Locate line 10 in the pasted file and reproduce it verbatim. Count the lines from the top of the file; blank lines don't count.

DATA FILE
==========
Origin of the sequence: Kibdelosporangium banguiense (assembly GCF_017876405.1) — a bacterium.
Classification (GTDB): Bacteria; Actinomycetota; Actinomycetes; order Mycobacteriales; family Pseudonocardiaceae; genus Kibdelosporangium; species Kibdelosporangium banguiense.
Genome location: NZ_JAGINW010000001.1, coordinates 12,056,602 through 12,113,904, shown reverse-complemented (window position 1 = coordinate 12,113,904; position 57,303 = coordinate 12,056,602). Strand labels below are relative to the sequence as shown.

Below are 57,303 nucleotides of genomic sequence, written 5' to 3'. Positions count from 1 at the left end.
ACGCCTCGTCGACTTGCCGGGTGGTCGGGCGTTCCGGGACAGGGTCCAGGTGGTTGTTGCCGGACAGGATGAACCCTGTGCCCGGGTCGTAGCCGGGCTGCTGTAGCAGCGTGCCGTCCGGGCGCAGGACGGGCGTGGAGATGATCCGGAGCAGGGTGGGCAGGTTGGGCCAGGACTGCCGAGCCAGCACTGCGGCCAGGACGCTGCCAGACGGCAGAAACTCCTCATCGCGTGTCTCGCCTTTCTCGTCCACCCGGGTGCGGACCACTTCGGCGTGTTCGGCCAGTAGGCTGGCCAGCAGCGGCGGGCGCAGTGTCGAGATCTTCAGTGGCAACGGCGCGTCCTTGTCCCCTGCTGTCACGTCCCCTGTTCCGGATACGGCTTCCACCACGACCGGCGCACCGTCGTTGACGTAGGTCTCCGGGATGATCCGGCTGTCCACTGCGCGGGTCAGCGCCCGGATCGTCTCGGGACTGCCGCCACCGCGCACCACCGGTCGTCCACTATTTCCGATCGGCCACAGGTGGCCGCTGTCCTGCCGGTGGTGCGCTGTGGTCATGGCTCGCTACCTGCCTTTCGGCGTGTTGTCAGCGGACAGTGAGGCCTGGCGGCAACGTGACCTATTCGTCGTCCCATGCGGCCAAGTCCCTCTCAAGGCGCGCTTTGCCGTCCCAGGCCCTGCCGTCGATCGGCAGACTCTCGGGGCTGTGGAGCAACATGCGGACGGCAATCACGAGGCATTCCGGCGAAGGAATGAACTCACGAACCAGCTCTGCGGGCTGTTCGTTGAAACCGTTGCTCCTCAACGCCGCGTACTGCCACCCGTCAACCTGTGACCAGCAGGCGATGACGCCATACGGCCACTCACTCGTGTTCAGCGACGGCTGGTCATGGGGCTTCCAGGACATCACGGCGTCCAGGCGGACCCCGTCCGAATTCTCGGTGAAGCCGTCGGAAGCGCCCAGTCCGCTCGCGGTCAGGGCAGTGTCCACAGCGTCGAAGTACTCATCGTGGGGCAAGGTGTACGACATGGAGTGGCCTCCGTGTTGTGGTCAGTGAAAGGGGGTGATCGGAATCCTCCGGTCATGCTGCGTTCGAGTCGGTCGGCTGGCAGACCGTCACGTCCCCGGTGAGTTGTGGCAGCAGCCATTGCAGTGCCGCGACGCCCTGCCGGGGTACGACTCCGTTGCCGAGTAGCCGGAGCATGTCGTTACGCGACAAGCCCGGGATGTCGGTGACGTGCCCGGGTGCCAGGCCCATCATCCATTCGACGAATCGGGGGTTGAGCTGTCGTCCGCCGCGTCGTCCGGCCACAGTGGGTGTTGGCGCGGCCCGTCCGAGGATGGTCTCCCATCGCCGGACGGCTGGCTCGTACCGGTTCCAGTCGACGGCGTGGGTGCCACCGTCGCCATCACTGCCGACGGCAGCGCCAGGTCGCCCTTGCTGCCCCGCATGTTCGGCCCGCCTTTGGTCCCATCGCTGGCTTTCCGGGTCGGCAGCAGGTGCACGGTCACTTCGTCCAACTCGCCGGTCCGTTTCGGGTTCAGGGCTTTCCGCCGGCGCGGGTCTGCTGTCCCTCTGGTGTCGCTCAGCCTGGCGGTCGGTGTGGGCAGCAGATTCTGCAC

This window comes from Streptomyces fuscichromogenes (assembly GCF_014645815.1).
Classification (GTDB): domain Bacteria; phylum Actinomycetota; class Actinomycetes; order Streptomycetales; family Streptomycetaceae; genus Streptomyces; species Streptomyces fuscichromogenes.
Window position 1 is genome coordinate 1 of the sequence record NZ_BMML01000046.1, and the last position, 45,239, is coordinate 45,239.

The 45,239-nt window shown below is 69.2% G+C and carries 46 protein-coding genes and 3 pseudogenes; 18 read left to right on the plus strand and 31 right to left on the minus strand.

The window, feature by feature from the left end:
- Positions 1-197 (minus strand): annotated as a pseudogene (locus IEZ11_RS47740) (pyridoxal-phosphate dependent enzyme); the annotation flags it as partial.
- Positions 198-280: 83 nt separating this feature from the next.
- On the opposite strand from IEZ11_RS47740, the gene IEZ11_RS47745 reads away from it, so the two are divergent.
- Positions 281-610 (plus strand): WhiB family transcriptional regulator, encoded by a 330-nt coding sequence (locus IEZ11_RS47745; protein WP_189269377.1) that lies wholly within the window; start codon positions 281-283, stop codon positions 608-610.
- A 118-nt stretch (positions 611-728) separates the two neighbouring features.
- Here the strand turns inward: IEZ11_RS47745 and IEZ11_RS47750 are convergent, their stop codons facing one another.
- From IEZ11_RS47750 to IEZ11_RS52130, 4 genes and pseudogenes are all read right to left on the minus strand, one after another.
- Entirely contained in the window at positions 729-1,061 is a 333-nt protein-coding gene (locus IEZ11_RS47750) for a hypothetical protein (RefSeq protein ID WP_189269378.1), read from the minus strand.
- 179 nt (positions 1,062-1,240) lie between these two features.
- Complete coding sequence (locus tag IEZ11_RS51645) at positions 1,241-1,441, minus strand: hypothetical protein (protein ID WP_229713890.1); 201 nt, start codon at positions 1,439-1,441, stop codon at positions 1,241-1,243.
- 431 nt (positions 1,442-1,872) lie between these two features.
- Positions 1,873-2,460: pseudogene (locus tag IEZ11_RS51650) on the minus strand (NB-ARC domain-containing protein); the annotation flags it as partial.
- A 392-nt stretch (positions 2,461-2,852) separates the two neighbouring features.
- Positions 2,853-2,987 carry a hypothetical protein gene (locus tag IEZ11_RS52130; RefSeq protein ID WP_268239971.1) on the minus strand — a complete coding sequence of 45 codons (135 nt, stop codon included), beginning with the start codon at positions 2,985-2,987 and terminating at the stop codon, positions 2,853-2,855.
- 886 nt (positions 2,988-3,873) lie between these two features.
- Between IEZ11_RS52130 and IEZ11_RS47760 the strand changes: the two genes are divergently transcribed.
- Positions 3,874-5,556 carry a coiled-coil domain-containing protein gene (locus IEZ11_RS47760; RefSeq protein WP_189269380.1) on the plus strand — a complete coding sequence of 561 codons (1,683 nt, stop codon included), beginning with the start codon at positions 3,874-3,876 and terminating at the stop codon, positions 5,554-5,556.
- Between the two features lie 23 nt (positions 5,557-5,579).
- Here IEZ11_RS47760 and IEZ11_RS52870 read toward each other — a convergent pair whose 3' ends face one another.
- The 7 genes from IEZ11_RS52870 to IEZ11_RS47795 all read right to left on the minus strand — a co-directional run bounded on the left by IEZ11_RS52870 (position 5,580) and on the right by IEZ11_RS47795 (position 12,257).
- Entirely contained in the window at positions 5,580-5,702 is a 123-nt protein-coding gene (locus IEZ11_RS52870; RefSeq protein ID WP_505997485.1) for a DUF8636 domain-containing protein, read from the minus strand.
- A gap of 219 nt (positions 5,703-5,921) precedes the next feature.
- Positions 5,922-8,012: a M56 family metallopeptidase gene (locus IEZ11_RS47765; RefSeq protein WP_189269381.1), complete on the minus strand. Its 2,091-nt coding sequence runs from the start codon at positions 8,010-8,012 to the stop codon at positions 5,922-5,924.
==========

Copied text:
The window, feature by feature from the left end: